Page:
Q: The treasure from a Spanish warship sunk over 200 years ago was recently returned to Spain. The value was estimated to be at least $439 million. Did the Florida-based company Odyssey Marine Exploration that discovered the wreck and retrieved the treasure in 2007 receive any compensation?
—Fran Jordan, Norcross
A: Odyssey Marine Exploration didn’t receive compensation from Spain for its recovery of the 594,000 silver coins and artifacts, the Tampa Bay Times reported. Spain thinks the treasure was from the Nuestra Senora de las Mercedes, which was sunk off the coast of Portugal by British warships in 1804, the paper reported. Odyssey Marine claimed the ship was never positively identified as the Mercedes, but a federal judge ruled in Spain’s favor in 2009. The company spent $2.6 million salvaging, transporting and storing the treasure, according to the article.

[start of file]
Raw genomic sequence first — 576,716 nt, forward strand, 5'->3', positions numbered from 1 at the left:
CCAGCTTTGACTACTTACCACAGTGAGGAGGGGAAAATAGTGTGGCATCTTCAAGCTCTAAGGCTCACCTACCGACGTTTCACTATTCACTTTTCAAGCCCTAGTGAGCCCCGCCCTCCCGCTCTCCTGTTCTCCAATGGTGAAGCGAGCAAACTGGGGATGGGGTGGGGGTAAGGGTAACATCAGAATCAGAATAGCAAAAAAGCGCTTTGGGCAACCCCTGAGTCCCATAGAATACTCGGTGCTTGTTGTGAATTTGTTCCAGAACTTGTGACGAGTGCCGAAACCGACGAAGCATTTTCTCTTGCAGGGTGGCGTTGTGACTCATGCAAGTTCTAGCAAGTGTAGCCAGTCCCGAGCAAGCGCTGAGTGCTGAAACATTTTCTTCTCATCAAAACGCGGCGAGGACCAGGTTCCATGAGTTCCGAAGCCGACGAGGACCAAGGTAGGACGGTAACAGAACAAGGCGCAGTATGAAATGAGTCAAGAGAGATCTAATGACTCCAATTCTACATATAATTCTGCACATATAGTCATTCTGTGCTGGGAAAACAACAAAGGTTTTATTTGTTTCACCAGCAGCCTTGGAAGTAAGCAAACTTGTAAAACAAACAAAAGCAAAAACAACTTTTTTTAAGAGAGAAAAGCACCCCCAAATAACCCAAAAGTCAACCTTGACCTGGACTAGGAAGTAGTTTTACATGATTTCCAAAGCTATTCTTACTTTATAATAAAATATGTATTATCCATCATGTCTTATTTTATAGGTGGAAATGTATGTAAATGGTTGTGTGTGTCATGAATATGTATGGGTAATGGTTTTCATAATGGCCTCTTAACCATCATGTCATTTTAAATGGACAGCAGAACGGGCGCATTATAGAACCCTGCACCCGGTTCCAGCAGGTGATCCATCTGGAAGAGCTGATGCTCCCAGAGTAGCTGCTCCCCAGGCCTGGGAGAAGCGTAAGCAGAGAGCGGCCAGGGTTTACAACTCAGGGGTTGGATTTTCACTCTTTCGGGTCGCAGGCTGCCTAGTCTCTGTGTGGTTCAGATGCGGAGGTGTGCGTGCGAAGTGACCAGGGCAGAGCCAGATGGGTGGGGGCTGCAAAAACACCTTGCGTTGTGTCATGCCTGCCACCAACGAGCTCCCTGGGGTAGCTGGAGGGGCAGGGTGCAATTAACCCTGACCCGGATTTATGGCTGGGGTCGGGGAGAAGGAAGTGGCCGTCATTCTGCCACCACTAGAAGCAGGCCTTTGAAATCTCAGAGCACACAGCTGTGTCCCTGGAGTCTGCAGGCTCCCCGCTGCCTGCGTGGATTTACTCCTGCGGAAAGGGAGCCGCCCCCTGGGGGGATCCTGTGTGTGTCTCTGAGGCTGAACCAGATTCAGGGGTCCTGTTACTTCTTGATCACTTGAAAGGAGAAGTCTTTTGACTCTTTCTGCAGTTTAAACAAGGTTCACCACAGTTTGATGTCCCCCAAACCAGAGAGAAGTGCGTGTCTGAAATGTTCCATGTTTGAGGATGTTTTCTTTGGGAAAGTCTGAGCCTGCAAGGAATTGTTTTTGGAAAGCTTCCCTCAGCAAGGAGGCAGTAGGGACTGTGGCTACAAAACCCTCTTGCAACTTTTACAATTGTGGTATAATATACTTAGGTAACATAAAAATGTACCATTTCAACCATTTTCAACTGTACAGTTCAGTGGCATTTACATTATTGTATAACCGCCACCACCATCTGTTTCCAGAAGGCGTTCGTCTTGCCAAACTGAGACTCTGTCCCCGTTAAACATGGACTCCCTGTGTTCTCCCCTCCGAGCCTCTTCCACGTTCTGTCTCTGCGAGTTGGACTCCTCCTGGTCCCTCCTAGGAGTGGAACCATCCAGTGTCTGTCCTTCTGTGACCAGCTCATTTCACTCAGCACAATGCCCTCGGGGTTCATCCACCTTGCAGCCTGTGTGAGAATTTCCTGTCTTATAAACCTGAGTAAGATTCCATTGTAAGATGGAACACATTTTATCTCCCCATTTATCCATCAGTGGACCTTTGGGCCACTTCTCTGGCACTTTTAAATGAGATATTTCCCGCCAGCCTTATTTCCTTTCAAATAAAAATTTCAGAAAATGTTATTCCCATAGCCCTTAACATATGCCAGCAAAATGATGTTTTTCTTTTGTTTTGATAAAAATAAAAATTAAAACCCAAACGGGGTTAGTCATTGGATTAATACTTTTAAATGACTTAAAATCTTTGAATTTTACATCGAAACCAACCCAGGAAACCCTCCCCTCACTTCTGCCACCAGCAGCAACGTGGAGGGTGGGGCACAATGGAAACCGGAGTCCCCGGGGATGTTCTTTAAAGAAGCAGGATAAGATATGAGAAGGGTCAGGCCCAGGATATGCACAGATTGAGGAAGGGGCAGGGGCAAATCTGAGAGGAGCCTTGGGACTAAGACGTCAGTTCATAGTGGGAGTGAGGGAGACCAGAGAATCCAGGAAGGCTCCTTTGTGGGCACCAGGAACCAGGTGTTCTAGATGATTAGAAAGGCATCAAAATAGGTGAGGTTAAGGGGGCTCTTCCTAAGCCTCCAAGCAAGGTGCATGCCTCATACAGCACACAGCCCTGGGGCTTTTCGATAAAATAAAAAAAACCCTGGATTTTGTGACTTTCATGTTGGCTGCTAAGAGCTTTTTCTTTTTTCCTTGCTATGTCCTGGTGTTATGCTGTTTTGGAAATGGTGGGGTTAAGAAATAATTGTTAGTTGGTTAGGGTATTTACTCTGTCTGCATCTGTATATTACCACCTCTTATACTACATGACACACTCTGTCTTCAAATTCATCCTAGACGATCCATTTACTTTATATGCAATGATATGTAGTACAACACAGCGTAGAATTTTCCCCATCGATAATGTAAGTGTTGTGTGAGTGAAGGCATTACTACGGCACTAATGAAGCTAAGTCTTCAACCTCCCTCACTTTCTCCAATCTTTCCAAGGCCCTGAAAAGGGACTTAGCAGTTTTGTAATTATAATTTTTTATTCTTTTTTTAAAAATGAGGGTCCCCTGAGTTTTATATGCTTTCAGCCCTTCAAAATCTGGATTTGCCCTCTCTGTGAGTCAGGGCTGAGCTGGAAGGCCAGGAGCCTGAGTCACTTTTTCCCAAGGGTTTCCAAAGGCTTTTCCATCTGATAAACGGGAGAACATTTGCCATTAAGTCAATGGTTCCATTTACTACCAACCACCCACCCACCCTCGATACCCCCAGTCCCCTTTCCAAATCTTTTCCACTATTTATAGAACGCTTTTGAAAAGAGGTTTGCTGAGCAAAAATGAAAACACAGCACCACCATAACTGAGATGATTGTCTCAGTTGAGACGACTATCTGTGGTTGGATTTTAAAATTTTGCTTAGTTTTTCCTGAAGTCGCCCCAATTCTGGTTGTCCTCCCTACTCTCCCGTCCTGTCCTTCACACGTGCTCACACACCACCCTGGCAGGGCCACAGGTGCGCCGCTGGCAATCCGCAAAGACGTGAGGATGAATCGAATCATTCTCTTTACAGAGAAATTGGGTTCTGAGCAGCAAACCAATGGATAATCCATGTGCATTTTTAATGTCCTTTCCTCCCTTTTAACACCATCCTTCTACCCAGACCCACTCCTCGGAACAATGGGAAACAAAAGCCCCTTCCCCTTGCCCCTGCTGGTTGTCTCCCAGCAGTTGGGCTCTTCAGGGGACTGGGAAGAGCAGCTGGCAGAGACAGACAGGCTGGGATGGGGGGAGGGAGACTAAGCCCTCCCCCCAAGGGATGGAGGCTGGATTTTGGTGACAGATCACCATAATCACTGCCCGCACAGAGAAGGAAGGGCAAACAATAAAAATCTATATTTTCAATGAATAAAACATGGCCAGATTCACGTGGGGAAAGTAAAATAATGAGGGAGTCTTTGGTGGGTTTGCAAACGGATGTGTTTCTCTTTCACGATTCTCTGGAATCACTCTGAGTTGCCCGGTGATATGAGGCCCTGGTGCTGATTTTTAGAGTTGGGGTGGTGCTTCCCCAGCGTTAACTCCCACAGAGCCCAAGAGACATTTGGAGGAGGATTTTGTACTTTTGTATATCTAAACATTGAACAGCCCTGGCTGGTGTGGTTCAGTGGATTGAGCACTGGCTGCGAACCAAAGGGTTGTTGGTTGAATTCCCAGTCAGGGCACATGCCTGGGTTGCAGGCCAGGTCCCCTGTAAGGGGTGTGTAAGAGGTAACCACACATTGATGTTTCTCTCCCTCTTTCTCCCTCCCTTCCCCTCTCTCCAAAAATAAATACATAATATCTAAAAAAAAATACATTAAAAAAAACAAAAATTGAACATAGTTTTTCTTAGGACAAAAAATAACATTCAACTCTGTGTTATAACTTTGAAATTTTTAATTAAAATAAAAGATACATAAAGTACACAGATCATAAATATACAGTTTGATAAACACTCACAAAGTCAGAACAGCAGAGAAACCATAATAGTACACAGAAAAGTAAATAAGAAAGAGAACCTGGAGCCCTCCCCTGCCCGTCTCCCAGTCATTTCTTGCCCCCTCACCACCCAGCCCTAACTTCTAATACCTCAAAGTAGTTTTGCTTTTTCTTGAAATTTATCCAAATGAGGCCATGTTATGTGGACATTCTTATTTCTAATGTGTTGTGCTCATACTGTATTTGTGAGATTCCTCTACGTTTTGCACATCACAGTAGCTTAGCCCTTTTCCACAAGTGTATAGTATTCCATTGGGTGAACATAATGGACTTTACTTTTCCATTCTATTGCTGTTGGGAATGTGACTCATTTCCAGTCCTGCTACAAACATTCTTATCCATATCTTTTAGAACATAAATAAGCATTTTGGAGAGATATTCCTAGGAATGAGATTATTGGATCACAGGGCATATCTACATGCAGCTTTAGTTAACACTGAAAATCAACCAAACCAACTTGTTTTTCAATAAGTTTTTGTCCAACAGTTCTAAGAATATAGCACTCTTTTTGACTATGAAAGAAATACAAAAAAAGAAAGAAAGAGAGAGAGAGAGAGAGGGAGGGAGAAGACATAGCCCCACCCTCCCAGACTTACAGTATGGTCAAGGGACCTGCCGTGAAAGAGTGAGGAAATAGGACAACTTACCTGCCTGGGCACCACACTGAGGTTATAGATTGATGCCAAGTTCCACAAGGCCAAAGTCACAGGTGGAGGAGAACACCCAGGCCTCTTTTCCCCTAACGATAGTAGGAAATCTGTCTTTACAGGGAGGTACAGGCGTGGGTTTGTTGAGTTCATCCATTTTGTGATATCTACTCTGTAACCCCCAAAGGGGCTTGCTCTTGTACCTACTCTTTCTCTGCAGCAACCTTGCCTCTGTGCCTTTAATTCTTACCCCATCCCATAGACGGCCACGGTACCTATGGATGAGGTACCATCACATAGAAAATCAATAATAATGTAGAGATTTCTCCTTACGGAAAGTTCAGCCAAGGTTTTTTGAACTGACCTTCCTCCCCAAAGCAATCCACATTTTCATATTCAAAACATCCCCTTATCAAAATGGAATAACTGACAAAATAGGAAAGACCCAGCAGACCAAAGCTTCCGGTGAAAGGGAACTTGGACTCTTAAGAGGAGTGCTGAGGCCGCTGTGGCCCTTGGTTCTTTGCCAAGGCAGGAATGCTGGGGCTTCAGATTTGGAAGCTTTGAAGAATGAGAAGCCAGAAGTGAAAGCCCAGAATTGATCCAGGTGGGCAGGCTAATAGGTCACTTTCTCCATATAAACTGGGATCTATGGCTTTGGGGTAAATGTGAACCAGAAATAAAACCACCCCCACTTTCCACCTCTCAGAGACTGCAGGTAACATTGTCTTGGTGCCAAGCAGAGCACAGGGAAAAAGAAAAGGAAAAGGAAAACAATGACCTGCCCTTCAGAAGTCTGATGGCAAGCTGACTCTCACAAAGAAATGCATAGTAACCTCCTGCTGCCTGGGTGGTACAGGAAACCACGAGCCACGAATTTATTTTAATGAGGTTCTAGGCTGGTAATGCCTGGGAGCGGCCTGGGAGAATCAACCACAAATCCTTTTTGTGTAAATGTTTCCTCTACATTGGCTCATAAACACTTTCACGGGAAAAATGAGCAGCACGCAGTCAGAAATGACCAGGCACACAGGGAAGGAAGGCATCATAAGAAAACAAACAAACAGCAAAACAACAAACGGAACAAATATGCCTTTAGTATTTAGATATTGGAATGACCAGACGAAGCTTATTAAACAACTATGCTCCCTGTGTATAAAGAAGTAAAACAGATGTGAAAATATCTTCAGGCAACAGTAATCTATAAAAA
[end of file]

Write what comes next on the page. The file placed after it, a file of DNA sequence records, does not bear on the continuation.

Q: If a storm strikes at night, how is it determined that it was in fact a tornado and how is its strength gauged, if no one saw it?
—Richard H. Siegel, Atlanta
A: Doppler radar can measure the strength of the wind, Glenn Burns, chief meteorologist for Channel 2 Action News, told Q&A on the News in an email. “We can see the storm rotation and pick out where that rotation is and how strong it is,” he said. Burns said the new dual-polarization Doppler radar “can also see debris being sucked up into the tornado, so we have verification that it is on the ground and doing damage.”
Andy Johnston wrote this column. Do you have a question about the news? We’ll try to get the answer. Call 404-222-2002 or email email@example.com (include name, phone and city).